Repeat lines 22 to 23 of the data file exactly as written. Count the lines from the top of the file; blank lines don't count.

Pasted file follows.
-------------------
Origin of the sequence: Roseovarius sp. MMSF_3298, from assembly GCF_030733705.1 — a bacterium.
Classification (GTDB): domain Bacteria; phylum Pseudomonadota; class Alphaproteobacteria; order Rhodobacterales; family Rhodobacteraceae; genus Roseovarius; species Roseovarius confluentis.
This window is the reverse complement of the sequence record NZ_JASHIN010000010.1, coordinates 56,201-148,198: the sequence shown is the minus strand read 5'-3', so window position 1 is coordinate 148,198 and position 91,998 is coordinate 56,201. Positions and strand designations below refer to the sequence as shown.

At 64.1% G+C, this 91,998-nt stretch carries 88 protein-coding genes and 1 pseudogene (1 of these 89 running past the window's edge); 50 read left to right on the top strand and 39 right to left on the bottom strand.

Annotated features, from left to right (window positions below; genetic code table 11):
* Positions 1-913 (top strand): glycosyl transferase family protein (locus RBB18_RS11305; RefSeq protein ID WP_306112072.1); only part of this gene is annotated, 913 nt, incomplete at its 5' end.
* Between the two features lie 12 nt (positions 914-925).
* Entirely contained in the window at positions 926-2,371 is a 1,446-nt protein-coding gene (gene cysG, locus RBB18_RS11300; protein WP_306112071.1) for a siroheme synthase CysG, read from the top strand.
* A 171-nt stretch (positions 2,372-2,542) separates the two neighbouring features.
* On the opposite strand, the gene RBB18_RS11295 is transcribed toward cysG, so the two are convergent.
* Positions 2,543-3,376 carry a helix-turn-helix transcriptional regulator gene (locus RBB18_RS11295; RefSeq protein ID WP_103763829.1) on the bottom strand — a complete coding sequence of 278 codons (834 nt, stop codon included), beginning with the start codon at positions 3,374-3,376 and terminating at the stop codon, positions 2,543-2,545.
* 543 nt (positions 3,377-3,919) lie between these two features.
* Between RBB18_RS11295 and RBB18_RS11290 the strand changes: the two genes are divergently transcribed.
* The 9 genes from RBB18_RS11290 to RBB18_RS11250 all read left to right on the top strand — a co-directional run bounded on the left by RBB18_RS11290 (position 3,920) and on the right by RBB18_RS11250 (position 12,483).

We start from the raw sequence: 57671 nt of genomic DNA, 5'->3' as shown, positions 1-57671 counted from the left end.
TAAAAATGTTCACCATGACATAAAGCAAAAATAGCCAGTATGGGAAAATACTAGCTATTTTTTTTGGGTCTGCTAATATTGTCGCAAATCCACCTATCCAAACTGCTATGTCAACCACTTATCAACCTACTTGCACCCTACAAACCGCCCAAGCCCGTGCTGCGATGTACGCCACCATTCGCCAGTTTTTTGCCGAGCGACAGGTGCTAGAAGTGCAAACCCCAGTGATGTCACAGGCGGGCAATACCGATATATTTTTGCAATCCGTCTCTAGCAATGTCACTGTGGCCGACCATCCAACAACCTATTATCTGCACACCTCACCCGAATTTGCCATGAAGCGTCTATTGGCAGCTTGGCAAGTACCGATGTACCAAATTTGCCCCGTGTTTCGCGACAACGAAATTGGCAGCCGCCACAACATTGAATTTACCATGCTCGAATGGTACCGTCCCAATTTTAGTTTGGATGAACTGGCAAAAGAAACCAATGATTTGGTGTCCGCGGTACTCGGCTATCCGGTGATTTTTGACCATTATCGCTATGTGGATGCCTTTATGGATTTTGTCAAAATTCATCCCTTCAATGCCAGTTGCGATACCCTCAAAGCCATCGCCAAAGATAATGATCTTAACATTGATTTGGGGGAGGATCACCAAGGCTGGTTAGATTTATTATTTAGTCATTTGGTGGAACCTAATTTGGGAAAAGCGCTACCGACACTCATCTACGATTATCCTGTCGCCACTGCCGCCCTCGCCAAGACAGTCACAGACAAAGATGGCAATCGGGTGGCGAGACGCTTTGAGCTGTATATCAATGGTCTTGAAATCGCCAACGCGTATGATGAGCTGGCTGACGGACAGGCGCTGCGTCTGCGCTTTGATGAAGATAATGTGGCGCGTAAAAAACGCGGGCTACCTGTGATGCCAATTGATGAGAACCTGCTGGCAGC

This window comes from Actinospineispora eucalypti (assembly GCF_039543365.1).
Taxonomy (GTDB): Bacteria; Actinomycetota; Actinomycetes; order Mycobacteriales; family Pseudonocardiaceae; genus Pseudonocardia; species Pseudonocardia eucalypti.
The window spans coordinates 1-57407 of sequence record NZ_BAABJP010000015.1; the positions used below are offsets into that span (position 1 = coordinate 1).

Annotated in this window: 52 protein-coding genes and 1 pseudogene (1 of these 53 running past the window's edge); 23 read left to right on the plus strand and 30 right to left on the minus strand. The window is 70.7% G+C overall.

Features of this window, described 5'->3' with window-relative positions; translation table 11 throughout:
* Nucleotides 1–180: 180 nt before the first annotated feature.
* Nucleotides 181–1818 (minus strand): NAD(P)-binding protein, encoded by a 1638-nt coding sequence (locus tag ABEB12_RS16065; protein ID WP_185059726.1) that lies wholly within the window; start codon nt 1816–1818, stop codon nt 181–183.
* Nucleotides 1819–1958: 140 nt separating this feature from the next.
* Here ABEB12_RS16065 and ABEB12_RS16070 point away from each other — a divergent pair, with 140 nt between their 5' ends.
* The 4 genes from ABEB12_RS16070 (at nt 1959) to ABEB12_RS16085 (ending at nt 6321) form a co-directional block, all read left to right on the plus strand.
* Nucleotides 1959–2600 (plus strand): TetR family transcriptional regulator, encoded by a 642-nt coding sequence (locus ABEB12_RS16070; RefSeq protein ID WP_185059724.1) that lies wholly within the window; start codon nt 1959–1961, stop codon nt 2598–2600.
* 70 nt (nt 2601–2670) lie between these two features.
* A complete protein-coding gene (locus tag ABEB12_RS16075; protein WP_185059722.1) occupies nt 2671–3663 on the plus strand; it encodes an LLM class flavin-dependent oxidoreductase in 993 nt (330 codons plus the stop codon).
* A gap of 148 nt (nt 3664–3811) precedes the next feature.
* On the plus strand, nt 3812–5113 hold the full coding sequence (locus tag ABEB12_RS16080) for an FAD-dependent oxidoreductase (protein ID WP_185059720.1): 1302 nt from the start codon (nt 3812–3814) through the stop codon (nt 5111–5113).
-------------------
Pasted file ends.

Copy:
* Nucleotides 1–180: 180 nt before the first annotated feature.
* Nucleotides 181–1818 (minus strand): NAD(P)-binding protein, encoded by a 1638-nt coding sequence (locus tag ABEB12_RS16065; protein ID WP_185059726.1) that lies wholly within the window; start codon nt 1816–1818, stop codon nt 181–183.